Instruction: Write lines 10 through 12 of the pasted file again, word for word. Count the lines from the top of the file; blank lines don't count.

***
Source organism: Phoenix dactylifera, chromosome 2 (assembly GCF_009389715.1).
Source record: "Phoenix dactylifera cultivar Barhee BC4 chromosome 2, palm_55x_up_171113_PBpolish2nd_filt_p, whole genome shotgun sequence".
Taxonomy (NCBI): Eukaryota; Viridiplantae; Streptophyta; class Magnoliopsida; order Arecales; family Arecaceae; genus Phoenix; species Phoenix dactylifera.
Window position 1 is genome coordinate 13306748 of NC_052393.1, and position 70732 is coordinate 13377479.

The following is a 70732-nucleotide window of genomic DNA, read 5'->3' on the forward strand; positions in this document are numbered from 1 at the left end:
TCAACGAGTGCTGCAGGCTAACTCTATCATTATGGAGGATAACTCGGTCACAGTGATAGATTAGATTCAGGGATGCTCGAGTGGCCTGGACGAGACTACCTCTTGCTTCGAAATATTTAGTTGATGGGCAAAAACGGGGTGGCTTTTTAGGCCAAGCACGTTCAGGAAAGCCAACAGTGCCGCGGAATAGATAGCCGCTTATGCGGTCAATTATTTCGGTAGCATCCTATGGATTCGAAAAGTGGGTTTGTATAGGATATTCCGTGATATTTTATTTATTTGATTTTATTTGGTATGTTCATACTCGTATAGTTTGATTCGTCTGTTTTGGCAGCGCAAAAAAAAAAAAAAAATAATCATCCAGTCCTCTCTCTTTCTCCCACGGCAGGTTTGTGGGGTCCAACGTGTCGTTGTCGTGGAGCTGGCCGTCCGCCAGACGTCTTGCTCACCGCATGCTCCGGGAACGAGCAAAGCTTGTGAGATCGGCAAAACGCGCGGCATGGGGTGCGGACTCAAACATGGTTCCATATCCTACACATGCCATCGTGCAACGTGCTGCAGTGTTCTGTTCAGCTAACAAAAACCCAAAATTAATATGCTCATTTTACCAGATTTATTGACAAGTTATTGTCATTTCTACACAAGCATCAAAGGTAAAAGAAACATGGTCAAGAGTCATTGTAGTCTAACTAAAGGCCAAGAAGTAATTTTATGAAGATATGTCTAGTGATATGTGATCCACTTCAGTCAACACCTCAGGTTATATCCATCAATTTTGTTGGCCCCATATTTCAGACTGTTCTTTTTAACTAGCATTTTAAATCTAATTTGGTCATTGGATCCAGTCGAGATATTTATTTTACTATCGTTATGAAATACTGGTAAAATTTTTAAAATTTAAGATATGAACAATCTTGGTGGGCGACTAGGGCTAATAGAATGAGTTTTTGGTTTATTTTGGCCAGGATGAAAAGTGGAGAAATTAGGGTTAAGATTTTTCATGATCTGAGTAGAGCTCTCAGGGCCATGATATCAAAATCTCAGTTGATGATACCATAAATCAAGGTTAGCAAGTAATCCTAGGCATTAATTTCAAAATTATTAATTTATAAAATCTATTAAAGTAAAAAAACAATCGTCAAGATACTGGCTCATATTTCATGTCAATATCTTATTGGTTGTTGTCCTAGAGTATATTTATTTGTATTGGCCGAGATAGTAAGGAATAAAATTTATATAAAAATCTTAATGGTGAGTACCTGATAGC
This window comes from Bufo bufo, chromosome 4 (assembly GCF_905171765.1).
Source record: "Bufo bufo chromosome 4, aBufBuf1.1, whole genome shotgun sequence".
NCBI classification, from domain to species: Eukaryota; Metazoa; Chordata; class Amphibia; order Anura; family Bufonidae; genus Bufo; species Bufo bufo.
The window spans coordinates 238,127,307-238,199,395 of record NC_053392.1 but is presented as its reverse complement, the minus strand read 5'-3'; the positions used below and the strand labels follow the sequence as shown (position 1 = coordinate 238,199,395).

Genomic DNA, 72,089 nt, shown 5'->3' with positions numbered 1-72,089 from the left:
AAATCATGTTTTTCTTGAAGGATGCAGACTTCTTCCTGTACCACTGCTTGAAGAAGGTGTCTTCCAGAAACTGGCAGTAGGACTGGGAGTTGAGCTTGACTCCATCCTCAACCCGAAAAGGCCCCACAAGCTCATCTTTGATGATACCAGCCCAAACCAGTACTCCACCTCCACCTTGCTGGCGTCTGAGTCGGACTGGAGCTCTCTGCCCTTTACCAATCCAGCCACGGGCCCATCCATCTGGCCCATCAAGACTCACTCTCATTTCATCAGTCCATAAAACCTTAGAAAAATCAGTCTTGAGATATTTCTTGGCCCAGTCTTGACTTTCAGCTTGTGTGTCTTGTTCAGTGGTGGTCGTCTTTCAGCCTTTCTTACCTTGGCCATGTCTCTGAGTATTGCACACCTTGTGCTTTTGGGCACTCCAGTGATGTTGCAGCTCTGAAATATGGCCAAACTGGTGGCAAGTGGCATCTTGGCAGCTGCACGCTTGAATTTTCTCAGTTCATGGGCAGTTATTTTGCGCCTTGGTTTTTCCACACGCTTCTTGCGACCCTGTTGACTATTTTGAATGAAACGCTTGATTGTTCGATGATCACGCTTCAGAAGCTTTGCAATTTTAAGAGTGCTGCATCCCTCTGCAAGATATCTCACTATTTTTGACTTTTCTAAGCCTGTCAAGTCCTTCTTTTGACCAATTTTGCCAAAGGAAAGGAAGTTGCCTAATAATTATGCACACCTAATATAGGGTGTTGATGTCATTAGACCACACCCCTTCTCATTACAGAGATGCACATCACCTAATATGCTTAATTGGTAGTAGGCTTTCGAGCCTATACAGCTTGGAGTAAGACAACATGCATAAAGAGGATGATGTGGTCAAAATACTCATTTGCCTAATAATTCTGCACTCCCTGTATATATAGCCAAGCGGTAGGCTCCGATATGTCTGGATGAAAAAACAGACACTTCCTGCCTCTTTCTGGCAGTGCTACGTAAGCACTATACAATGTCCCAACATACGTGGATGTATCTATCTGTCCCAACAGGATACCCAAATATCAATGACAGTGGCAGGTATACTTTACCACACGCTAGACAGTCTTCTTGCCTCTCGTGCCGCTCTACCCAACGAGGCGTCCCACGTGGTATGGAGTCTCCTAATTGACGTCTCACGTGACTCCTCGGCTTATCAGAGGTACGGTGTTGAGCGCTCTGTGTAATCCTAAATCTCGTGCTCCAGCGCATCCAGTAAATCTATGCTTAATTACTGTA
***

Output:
The window spans coordinates 238,127,307-238,199,395 of record NC_053392.1 but is presented as its reverse complement, the minus strand read 5'-3'; the positions used below and the strand labels follow the sequence as shown (position 1 = coordinate 238,199,395).

Genomic DNA, 72,089 nt, shown 5'->3' with positions numbered 1-72,089 from the left:
AAATCATGTTTTTCTTGAAGGATGCAGACTTCTTCCTGTACCACTGCTTGAAGAAGGTGTCTTCCAGAAACTGGCAGTAGGACTGGGAGTTGAGCTTGACTCCATCCTCAACCCGAAAAGGCCCCACAAGCTCATCTTTGATGATACCAGCCCAAACCAGTACTCCACCTCCACCTTGCTGGCGTCTGAGTCGGACTGGAGCTCTCTGCCCTTTACCAATCCAGCCACGGGCCCATCCATCTGGCCCATCAAGACTCACTCTCATTTCATCAGTCCATAAAACCTTAGAAAAATCAGTCTTGAGATATTTCTTGGCCCAGTCTTGACTTTCAGCTTGTGTGTCTTGTTCAGTGGTGGTCGTCTTTCAGCCTTTCTTACCTTGGCCATGTCTCTGAGTATTGCACACCTTGTGCTTTTGGGCACTCCAGTGATGTTGCAGCTCTGAAATATGGCCAAACTGGTGGCAAGTGGCATCTTGGCAGCTGCACGCTTGAATTTTCTCAGTTCATGGGCAGTTATTTTGCGCCTTGGTTTTTCCACACGCTTCTTGCGACCCTGTTGACTATTTTGAATGAAACGCTTGATTGTTCGATGATCACGCTTCAGAAGCTTTGCAATTTTAAGAGTGCTGCATCCCTCTGCAAGATATCTCACTATTTTTGACTTTTCTAAGCCTGTCAAGTCCTTCTTTTGACCAATTTTGCCAAAGGAAAGGAAGTTGCCTAATAATTATGCACACCTAATATAGGGTGTTGATGTCATTAGACCACACCCCTTCTCATTACAGAGATGCACATCACCTAATATGCTTAATTGGTAGTAGGCTTTCGAGCCTATACAGCTTGGAGTAAGACAACATGCATAAAGAGGATGATGTGGTCAAAATACTCATTTGCCTAATAATTCTGCACTCCCTGTATATATAGCCAAGCGGTAGGCTCCGATATGTCTGGATGAAAAAACAGACACTTCCTGCCTCTTTCTGGCAGTGCTACGTAAGCACTATACAATGTCCCAACATACGTGGATGTATCTATCTGTCCCAACAGGATACCCAAATATCAATGACAGTGGCAGGTATACTTTACCACACGCTAGACAGTCTTCTTGCCTCTCGTGCCGCTCTACCCAACGAGGCGTCCCACGTGGTATGGAGTCTCCTAATTGACGTCTCACGTGACTCCTCGGCTTATCAGAGGTACGGTGTTGAGCGCTCTGTGTAATCCTAAATCTCGTGCTCCAGCGCATCCAGTAAATCTATGCTTAATTACTGTA